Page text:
“…The point of the process is that maybe 9, 10, 11 are not feasible. But if you go through the crazy exercise of keep going, there’s some sweet spot between they showed up and they opened the door and I went to space. That’s the sweet spot. You have to almost design the extreme to come backwards. Suddenly, doesn’t knowing my preferences and having a surfboard in the house seem not crazy and reasonable? It’s actually kind of crazy logistically, but this is the kind of stuff that creates a great experience.”
So we went about finding out what peoples’ ideal recruitment experience would be and even invited them to design what this experience could look like. As you would expect, the research threw up some very cool ideas that challenged the art of the possible, but if we look at the immediate quick wins, there were a few key learnings (and if you’d like to give our app a go, then visit the candidate page on our website – remember you don’t have to be looking for a job to want to know what’s out there, shameless plug):
- We didn’t need a fancy, machine-learning, artificially intelligent, omnipotent, god-like, super-computer powered algorithm, that had its own theme music when it entered the room. We just needed to understand what people wanted to be matched on and build an experience that would collect the right data to enable this calculation.
- People didn’t want recruitment agencies involved because, generally speaking, they complicate the experience (I worded that well).
- Candidates wanted to be in control of who sees their data and only share it when a relevant, interesting opportunity surfaced (which they were happy to be notified about).
- Candidates want to chat about an opportunity before committing to an application. It will drive out a quicker end-result for all concerned, before wasting anyone’s time.
- We also found that people didn’t like CVs and job ads, no surprises there.
If we focus on what candidates would really love from their 9, 10 and 11-star recruitment experiences then they would love the opportunity to work at a new employer for a couple of days, before making a decision, to get a sense of what it would be like to work there: what’s the office and location like, is the work rewarding, who their teammates are and whats my boss like.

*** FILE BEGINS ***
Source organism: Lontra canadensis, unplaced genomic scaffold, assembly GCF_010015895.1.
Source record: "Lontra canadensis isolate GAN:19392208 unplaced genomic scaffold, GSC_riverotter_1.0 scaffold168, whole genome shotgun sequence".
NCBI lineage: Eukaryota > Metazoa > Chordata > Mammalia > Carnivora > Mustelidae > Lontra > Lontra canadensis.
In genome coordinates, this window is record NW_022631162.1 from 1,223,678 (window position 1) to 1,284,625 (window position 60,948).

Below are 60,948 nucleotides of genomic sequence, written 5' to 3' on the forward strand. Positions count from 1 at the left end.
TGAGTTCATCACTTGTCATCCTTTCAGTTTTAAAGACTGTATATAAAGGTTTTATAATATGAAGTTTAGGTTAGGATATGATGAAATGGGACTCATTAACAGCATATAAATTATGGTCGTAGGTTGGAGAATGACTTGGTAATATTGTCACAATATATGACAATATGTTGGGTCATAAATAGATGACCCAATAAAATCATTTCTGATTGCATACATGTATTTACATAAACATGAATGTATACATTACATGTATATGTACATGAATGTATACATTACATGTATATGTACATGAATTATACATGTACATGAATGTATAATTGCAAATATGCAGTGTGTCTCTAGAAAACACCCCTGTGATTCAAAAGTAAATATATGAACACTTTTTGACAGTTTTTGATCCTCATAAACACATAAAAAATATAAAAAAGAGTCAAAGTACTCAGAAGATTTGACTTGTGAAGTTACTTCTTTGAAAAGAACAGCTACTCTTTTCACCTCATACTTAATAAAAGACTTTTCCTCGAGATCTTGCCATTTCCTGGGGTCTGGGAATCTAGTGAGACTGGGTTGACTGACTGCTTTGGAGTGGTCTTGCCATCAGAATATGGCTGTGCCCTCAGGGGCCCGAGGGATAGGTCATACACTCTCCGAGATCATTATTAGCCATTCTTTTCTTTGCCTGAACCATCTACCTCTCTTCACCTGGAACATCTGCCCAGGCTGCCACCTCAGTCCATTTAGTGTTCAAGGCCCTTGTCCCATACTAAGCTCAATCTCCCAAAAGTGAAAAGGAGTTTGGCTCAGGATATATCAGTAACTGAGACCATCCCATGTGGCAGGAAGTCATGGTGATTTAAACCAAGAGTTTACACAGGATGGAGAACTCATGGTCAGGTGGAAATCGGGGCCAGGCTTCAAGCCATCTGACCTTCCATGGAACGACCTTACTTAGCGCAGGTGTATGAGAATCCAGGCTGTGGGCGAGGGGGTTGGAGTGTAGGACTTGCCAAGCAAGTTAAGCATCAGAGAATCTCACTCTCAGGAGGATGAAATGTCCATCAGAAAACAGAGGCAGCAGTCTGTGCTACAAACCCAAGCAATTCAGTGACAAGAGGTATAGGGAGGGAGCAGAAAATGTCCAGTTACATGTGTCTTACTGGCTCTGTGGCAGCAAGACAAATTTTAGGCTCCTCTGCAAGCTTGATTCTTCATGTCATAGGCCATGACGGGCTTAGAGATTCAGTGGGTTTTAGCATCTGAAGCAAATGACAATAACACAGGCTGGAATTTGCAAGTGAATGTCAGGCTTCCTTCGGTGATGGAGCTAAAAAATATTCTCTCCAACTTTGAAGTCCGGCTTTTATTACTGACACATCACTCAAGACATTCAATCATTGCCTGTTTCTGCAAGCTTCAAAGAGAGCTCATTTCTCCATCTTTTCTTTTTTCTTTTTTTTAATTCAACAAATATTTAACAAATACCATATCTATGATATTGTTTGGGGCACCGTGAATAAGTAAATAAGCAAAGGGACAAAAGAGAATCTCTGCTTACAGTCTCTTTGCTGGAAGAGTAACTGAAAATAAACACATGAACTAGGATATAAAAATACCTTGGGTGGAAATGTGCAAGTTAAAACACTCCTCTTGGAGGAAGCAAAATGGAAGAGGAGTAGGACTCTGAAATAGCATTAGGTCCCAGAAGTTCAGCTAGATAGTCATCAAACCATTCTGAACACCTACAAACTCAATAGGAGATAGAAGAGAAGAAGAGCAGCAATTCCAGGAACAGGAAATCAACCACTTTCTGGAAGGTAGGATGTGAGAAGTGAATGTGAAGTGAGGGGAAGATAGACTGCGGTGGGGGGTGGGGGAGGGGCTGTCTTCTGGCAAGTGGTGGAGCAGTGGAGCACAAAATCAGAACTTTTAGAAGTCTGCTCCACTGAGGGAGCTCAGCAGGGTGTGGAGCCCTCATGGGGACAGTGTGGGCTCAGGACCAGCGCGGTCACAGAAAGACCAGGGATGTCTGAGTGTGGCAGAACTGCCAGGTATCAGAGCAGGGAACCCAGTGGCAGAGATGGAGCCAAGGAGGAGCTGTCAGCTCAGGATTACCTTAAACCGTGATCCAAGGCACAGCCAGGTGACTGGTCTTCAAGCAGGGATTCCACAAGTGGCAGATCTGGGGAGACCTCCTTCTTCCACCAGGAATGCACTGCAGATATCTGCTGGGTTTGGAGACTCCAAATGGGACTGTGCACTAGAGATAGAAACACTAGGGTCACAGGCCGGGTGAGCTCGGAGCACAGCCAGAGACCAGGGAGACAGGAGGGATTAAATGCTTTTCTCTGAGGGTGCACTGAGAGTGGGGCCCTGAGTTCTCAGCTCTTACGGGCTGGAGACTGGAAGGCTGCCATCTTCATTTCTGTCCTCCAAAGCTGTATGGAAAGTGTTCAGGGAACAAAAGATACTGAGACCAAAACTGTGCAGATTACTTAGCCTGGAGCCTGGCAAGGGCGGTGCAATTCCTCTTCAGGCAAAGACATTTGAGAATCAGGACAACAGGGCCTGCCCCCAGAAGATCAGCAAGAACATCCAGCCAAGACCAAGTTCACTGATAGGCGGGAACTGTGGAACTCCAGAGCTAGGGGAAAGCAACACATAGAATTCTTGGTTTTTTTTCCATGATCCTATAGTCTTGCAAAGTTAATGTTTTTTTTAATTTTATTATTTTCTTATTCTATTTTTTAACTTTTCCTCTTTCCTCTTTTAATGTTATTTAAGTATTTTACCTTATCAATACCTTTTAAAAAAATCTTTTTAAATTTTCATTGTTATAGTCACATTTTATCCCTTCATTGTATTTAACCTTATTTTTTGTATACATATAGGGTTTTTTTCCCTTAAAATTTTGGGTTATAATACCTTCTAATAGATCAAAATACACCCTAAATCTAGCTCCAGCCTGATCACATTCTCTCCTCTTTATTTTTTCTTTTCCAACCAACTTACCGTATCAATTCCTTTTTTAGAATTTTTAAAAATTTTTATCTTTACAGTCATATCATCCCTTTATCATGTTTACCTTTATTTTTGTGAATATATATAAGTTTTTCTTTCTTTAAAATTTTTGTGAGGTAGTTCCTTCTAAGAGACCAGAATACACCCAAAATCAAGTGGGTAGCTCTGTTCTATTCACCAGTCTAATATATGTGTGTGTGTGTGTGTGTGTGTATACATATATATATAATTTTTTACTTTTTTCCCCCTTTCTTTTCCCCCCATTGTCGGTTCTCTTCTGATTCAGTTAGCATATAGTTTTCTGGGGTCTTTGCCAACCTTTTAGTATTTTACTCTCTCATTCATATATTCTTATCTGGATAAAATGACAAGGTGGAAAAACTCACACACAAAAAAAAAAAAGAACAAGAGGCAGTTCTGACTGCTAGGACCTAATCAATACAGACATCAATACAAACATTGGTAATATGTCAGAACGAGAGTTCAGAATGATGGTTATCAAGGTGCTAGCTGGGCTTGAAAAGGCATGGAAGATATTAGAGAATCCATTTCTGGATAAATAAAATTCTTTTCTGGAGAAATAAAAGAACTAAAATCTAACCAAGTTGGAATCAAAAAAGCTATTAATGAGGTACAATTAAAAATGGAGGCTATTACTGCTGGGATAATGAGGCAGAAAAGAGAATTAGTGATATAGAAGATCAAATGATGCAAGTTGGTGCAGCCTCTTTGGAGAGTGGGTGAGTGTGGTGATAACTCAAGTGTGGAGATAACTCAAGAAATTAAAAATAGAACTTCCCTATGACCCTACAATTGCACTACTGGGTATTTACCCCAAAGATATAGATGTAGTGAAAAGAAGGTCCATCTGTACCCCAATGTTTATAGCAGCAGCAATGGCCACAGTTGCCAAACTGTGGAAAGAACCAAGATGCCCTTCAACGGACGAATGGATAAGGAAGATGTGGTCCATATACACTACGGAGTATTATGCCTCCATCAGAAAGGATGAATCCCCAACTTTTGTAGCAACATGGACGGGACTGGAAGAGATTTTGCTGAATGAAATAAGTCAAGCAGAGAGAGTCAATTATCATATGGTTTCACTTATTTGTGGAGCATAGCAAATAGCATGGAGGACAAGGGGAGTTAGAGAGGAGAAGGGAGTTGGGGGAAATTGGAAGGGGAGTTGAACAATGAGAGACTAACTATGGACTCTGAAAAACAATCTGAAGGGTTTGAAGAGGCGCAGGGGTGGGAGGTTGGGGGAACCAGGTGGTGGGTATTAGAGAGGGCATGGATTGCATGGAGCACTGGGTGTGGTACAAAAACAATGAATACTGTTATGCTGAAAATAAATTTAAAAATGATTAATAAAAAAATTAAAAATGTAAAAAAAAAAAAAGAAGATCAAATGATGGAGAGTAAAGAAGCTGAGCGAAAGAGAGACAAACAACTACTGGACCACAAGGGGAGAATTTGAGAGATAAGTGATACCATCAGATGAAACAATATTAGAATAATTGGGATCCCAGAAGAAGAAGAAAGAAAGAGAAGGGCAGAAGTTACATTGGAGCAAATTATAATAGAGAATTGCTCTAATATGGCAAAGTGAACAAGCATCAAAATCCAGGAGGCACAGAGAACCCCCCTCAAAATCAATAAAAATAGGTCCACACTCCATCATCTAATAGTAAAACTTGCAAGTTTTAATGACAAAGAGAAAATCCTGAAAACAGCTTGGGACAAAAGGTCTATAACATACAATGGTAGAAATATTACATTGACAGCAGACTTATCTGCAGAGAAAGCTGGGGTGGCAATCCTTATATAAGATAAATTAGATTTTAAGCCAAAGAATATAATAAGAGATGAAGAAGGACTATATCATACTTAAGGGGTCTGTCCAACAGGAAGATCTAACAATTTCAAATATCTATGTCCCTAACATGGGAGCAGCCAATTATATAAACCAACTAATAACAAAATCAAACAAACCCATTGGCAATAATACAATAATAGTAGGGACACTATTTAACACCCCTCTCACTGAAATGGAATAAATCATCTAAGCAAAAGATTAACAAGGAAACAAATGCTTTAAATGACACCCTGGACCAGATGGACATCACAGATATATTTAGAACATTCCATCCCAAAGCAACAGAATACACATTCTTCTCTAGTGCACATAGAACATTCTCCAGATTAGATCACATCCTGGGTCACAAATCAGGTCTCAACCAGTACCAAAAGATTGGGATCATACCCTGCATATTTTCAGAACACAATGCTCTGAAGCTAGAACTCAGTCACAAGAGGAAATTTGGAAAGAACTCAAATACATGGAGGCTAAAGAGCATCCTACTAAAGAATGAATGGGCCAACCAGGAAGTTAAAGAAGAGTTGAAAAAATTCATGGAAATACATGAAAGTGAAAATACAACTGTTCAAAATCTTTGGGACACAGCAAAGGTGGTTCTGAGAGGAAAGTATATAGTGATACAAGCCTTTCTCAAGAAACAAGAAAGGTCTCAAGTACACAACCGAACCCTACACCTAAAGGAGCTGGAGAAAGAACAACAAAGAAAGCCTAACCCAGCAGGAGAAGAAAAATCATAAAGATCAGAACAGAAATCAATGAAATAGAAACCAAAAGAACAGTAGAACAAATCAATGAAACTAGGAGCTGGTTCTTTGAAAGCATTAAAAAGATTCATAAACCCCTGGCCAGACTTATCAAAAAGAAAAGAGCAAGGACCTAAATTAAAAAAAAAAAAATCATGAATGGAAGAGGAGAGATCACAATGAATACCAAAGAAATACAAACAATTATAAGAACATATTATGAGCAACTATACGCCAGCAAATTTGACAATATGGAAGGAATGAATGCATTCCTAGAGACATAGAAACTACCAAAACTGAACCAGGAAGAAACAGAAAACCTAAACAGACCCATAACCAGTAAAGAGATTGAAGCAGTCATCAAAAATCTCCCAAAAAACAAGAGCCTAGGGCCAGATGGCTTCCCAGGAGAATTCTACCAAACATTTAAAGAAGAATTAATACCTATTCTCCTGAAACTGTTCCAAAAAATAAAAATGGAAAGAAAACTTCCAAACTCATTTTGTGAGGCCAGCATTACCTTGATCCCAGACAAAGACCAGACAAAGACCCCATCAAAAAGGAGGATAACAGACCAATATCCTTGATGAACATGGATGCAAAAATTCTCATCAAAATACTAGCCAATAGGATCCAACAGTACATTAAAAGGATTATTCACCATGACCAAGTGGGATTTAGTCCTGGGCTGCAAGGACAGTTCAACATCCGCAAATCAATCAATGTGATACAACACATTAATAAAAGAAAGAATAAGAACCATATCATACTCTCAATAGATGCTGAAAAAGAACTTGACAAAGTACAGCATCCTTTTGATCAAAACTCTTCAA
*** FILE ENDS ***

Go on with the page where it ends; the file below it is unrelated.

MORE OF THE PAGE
Ponder that. Because as Brian says, logistically it might be a bit challenging but there are things you and I can do to work towards that.
I’ll wrap up on this. Brian had discovered and defined a formula for this new Trips product, drawing inspiration from the movies. In his words,
When you first go to a city you need a welcome event within the first 24 or 48 hours where you’re around people. When you land, you need to get acclimated to the neighbourhood. By day two or three you need to have a challenge out of your comfort zone. If you do not leave your comfort zone, you do not remember the trip. If you can belong out of your comfort zone and something new happens to you, then there’s going to be a moment of transformation where the person you were in a small way dies and a new better version of yourself is reborn. Now, this is the narrative of every movie you’ve ever seen. They call it the hero’s journey.
Now tell me that doesn’t get you excited about how we design a recruitment experience that enables people to overcome obstacles and be rebirthed as better, professional versions of themselves.